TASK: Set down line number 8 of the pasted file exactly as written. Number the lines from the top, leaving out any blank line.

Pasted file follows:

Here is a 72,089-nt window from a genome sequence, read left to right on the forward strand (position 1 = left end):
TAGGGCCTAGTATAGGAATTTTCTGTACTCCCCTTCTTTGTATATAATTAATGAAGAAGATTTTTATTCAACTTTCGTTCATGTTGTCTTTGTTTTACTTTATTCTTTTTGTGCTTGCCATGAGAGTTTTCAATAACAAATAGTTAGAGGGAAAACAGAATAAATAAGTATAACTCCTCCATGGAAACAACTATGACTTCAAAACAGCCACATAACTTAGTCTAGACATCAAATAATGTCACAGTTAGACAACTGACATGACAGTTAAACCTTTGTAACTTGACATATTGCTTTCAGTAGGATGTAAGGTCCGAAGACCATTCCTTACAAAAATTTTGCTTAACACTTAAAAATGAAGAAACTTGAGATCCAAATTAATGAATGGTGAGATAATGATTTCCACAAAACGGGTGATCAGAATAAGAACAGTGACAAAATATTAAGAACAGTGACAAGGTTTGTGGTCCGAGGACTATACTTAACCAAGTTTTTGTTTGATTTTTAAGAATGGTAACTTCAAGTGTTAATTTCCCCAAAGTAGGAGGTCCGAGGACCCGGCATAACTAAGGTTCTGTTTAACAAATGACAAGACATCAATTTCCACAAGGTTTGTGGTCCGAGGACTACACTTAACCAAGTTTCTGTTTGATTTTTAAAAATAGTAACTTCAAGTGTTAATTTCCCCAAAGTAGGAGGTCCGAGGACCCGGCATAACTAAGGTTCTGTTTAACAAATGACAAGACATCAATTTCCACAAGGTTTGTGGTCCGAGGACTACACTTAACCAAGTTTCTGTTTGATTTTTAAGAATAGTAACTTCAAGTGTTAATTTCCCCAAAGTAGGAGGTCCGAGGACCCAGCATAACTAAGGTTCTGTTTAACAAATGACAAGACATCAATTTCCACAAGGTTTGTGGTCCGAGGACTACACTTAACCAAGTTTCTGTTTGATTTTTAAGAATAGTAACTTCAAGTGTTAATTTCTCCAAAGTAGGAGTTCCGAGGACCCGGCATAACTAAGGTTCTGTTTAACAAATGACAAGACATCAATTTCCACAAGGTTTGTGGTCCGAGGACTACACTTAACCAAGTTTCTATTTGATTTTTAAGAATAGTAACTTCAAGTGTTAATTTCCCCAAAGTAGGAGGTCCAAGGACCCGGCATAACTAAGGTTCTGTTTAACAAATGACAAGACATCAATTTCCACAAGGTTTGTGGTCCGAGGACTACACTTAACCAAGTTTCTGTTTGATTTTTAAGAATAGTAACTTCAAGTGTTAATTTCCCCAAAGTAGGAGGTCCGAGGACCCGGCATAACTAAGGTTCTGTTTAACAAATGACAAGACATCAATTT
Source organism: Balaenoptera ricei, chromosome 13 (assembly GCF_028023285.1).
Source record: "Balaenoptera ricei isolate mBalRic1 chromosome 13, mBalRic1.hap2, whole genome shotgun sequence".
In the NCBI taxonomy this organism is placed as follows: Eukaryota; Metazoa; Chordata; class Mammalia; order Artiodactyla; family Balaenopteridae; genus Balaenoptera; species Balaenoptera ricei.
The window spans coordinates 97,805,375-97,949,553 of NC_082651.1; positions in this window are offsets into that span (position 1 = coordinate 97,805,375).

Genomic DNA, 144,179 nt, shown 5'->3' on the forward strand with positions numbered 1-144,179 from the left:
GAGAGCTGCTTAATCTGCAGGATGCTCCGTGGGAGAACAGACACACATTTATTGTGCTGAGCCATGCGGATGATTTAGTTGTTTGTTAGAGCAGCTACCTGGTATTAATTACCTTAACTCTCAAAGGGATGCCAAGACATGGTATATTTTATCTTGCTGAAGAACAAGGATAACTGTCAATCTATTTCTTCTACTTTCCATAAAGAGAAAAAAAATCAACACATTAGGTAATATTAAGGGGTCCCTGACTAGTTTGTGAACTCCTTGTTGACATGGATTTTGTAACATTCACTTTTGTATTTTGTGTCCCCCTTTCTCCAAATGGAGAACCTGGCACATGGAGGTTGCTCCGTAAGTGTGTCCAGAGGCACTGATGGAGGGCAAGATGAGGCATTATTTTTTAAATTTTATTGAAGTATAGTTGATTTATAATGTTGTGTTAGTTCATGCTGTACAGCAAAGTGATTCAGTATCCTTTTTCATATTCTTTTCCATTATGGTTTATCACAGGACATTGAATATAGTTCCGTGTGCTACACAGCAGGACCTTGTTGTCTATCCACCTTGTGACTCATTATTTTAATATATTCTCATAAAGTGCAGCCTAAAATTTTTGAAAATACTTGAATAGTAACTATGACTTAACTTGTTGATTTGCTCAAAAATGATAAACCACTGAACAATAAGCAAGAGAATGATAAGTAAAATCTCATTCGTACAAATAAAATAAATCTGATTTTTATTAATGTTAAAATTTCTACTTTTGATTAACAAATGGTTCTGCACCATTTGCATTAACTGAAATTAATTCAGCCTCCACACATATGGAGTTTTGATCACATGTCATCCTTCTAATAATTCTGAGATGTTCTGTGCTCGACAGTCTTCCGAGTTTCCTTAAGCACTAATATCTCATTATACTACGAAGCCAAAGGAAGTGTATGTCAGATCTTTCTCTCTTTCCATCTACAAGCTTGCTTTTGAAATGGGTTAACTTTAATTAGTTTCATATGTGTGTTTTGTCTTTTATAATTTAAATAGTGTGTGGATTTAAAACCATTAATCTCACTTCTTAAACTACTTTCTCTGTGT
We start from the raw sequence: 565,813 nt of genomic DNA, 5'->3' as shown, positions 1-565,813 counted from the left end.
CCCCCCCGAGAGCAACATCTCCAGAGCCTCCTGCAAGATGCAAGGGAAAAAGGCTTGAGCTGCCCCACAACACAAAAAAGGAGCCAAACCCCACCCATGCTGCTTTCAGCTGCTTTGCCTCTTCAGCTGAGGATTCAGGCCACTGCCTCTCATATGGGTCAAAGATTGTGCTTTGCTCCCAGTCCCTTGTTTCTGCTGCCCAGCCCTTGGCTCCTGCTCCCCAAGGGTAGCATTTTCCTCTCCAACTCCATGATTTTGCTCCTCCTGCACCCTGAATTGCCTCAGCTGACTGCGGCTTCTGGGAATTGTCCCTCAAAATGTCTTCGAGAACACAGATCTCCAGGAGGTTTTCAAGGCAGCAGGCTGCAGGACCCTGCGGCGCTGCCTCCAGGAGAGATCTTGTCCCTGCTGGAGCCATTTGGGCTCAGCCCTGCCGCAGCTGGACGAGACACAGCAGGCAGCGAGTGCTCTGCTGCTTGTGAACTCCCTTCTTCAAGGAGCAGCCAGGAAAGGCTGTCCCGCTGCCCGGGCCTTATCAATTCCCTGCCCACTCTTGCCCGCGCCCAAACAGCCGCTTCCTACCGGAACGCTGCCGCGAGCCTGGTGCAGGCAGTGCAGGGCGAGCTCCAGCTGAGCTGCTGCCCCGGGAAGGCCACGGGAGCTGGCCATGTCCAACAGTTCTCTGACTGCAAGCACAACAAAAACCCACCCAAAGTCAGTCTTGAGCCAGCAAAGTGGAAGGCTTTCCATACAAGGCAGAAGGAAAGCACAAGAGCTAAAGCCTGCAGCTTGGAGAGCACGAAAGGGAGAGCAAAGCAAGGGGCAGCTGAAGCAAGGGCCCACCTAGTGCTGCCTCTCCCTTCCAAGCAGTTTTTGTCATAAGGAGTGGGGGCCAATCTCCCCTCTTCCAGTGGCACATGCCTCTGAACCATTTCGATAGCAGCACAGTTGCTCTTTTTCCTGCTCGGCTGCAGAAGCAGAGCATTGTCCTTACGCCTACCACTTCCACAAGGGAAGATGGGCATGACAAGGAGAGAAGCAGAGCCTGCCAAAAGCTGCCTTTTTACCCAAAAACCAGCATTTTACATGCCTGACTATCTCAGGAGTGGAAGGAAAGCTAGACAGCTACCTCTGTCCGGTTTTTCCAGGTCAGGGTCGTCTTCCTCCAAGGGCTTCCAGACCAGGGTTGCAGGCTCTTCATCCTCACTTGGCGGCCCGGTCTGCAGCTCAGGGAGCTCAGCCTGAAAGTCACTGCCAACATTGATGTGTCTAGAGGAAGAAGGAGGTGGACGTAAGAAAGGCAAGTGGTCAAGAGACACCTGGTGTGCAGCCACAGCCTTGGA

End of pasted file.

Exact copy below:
GAGAGCTGCTTAATCTGCAGGATGCTCCGTGGGAGAACAGACACACATTTATTGTGCTGAGCCATGCGGATGATTTAGTTGTTTGTTAGAGCAGCTACCTGGTATTAATTACCTTAACTCTCAAAGGGATGCCAAGACATGGTATATTTTATCTTGCTGAAGAACAAGGATAACTGTCAATCTATTTCTTCTACTTTCCATAAAGAGAAAAAAAATCAACACATTAGGTAATATTAAGGGGTCCCTGACTAGTTTGTGAACTCCTTGTTGACATGGATTTTGTAACATTCACTTTTGTATTTTGTGTCCCCCTTTCTCCAAATGGAGAACCTGGCACATGGAGGTTGCTCCGTAAGTGTGTCCAGAGGCACTGATGGAGGGCAAGATGAGGCATTATTTTTTAAATTTTATTGAAGTATAGTTGATTTATAATGTTGTGTTAGTTCATGCTGTACAGCAAAGTGATTCAGTATCCTTTTTCATATTCTTTTCCATTATGGTTTATCACAGGACATTGAATATAGTTCCGTGTGCTACACAGCAGGACCTTGTTGTCTATCCACCTTGTGACTCATTATTTTAATATATTCTCATAAAGTGCAGCCTAAAATTTTTGAAAATACTTGAATAGTAACTATGACTTAACTTGTTGATTTGCTCAAAAATGATAAACCACTGAACAATAAGCAAGAGAATGATAAGTAAAATCTCATTCGTACAAATAAAATAAATCTGATTTTTATTAATGTTAAAATTTCTACTTTTGATTAACAAATGGTTCTGCACCATTTGCATTAACTGAAATTAATTCAGCCTCCACACATATGGAGTTTTGATCACATGTCATCCTTCTAATAATTCTGAGATGTTCTGTGCTCGACAGTCTTCCGAGTTTCCTTAAGCACTAATATCTCATTATACTACGAAGCCAAAGGAAGTGTATGTCAGATCTTTCTCTCTTTCCATCTACAAGCTTGCTTTTGAAATGGGTTAACTTTAATTAGTTTCATATGTGTGTTTTGTCTTTTATAATTTAAATAGTGTGTGGATTTAAAACCATTAATCTCACTTCTTAAACTACTTTCTCTGTGT